The Merchant Of Venice As A Romantic Comedy - Crit Essay

This essay has a total of 1665 words and 7 pages.

The Merchant Of Venice As A Romantic Comedy - Critical Analysis

We can trace the origin of Comedy to Dionysis- the Greek God of Wine who was hilarious,
satirical and irreverent in spirit. Ben Jonson in ‘Volpone' (1605) that is considered to
be the greatest comedy in English epitomized the classical spirit of comedy. Shakespeare
was aware of the classical tradition by the chose to follow the Roman tradition of
Petrarch and Boccacio.


Shakespeare's early comedies were classical in spirit but the later ones were more
emotional, fanciful and humorous. ‘The Merchant of Venice' falls between there two
categories. It leads the list of mature comedies; has more Romantic characteristics than
classical. It is also one of the earliest productions of the middle period. In this play
Shakespeare seems to have obtained the highest use of his powers as a playwright, his
faculties as a poet and philosopher seem to be approaching their grand maturity without
losing the ardor and hopefulness of youth. There is loftiness of thought and expression.


Romance was an old tradition and Romantic ideas were common during Shakespeare's time.
Romantic Comedy in the 16th C was meant for the Aristocracy and the comic relief in the
plays was meant for the groundlings. There were many differences between the Romantic
Comedies and classical comedies. In the classical tradition, the characters were presented
with ruthless force and the plays were realistic, spiritual and critical. But in Romantic
comedies that Shakespeare wrote there was plenty of with but there was also an appeal to
the emotions rather than the intellect and they were also less critical in purpose. Like
Meredith said, they are "thunders of laughter clearing the air and heart." It is a comedy
of emotions, which wins the audience's sympathy with the woes and exhalations of the
characters.


The various characteristics of Romantic comedies are present in ‘The Merchant of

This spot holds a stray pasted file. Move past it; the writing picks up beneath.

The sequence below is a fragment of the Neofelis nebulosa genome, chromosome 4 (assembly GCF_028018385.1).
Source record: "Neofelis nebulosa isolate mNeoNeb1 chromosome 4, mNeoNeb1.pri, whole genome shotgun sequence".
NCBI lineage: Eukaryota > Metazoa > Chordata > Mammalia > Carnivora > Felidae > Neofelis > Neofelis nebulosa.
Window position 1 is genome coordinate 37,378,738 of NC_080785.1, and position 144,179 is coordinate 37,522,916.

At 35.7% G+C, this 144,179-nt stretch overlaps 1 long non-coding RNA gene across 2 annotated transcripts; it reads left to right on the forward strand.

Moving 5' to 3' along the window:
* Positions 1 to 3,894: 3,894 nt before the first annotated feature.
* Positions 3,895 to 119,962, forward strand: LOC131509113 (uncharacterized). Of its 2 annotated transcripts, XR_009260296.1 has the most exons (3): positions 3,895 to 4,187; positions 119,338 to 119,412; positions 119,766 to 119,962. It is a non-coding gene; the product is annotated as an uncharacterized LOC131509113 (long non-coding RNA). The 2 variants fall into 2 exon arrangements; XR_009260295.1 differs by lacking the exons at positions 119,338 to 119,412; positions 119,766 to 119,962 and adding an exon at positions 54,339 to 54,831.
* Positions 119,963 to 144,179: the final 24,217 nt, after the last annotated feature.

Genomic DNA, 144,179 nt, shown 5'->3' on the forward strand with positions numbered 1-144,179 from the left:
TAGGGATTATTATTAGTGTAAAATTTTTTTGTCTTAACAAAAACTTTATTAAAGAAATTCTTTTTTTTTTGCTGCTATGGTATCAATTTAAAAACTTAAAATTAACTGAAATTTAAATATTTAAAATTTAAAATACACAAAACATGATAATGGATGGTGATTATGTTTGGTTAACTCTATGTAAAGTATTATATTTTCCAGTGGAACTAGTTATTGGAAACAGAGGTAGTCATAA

Venice'. The leading themes of most of these plays were Love and Friendship. These
comedies were an exposition of Love and its manifold modifications. And on one level
‘The Merchant of Venice' is also a play about friendship and love. In the first scene
itself Antonio displays the nature of love and friendship that he feels for Bassanio,

"My purse, my person, my extremest means
Lie all unlocked to your occasions."

The love of friendship seems to dictate most of Antonio's actions. He signs the Flesh Bond
and it can be seen as the ultimate gesture that he can make for the sake of friendship.
Bassanio also reciprocates, but his feelings are not on par with that of Antonio's. And
there seem to be several levels of friendship represented throughout the play. The
friendship of Bassanio and Antonio is contrasted with that of Shylock and Tubal. The play
opens with a friendship scene, friendship is an important factor in the trial scene and
the play ends demonstrating what friendship will do.


Different kinds of love as also presented in ‘The Merchant of Venice'. The love of a
father for a daughter and here again there is a contrast in the way The Lord of Belmont
displays his love (though indirectly) for Portia and later on in the play the way Shylock
behaves with Jessica. His possessive nature is shown and one wonders what hurt him more,
Jessica's elopement or the loss of his money when he chants


"My daughter! O my Daughter! O my daughter!
My ducats and my daughter!"

Although Portia admits that the "will of a living daughter" is curbed by the "will of a
dead father" respect for him is evident when she says "I will die as chaste as Diana
unless I be obtained the manner of my father's will."


Jessica on the other hand is ashamed of her father and is a daughter only by blood and not
by manners. She breaks all custom and elopes and hurts Shylock the most by marrying a
Christian. Still one might find it hard to censure Jessica and we justify her actions
because of the treatment met out to her by Shylock.
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